Barshasketh – Barshasketh (Review)

Barshasketh - BarshaskethBarshasketh are a black metal band from New Zealand/the UK and this is their fourth album.

My past encounters with Barshasketh have always been very positive, (see their split with Void Ritual and split with Outre), but this is my first exposure to a full length from the band.

Well, I enjoyed the band’s previous work that I’ve heard, but this is something else. Continue reading

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Barshasketh/Outre – Sein/Zeit – Split (Review)

Barshasketh OutreBarshasketh and Outre are both black metal bands. The former are from the UK and the latter are from Poland.

Having met Barshasketh before on their split with Void Ritual, I was eager to hear their contribution to this release. Continue reading

Barshasketh/Void Ritual – Split (Review)

Barshasketh Void RitualBarshasketh are based in Scotland and Void Ritual hail from the US. Both bands play Black Metal.

Barshasketh play occult Black Metal with an aura of dark majesty. They contribute two tracks to this split, 17 minutes in length.

The first song is named Palingenesis and immediately demonstrates the band’s quality songwriting and ritualistic riffing.

The music is played at all speeds, from a roaming crawl to blasting spite, and Barshasketh sound on top form either way.

Dominion of Ashes is the next track, and it allays any fears you might have of Palingenesis being a fluke; this song is just as good, if not better than the first.

Featuring Blackened riffs that immediately capture your attention and ice-cold vocals forged from malice, Barshasketh once more proceed to blow me away.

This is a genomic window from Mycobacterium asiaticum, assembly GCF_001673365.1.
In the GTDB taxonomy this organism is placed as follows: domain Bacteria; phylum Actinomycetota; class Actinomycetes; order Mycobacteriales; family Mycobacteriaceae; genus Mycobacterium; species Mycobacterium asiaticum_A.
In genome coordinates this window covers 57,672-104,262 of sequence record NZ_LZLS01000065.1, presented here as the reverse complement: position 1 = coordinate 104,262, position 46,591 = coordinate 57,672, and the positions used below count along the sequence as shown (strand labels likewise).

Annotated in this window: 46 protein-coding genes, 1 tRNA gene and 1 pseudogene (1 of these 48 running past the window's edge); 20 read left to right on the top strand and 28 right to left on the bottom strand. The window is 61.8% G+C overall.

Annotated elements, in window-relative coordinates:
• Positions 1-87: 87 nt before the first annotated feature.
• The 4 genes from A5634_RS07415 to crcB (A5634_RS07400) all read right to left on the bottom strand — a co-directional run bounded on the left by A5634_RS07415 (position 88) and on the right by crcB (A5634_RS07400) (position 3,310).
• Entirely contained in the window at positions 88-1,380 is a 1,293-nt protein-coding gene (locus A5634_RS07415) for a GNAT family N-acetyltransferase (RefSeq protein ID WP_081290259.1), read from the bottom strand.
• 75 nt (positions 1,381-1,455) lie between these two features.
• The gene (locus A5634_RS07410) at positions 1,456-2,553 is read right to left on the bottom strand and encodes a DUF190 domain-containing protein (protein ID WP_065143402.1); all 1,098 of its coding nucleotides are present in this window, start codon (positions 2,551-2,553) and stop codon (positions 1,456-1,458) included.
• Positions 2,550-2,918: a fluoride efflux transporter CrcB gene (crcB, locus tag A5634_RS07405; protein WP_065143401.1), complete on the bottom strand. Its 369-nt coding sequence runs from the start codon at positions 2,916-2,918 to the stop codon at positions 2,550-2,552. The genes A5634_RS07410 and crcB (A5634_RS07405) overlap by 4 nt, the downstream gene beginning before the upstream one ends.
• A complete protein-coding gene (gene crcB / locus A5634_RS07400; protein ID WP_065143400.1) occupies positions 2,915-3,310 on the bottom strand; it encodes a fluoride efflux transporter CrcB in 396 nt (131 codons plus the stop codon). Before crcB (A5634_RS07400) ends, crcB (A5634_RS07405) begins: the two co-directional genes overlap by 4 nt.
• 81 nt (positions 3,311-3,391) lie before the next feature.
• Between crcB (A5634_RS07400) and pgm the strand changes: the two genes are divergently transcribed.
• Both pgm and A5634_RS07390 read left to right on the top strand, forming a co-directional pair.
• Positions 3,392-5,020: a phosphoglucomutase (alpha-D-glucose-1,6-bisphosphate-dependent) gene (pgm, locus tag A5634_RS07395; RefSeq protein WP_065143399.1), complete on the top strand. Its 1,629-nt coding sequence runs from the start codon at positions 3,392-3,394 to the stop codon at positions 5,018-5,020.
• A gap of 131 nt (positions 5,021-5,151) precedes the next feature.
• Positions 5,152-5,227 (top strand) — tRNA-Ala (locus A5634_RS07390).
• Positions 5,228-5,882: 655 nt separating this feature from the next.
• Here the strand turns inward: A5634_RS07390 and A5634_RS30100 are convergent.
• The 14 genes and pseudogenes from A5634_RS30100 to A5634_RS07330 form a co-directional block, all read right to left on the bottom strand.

The sound is first rate throughout and this is a very impressive introduction to the band.

For fans of Marduk, Deathspell Omega, Watain and the like.

Void Ritual’s 2014 EP Holodomor was very enjoyable indeed, and they return here with a further three songs, 15 minutes in length.

Void Ritual have shorter songs and are an altogether faster proposition in general than Barshasketh.

Heaven’s Gate rips out of the speakers with venom and razorblades, demonstrating everything that I enjoyed about their earlier EP. If anything though, Void Ritual sound more professional now than they did previously.

Not that this is some sterile, ultra-polished commercial hit machine of course; this is still underground Black Metal through and through. It is, however, tight, focused and boasts a sound that’s as evil as it is satisfying.

Benevolent Mother is up next and continues Void Ritual’s penchant for writing enticing riffs that manage to scream Black Metal whilst at the same time sounding a bit different from the norm.

One of the things that attracted me to this band in the first place is that they may be playing a well-worn style but they do it with enough differences and personality quirks to make them stand out from the pack.

The final song is Temple of the Sun and this continues on where the last two left off; engaging riffs, Devilish atmosphere, roaring screams and top songsmithing. There’s nothing to not like here.

After how good the Barshasketh songs proved to be I was concerned that Void Ritual’s side of the split might be somewhat of a let-down. How stupid of me. Void Ritual can hold their own easily enough and remind me of how much I like their output. There’s just something about them.

These two bands play different facets of Black Metal that complement each other perfectly. Topped off with some excellent artwork this is one split you don’t want to miss.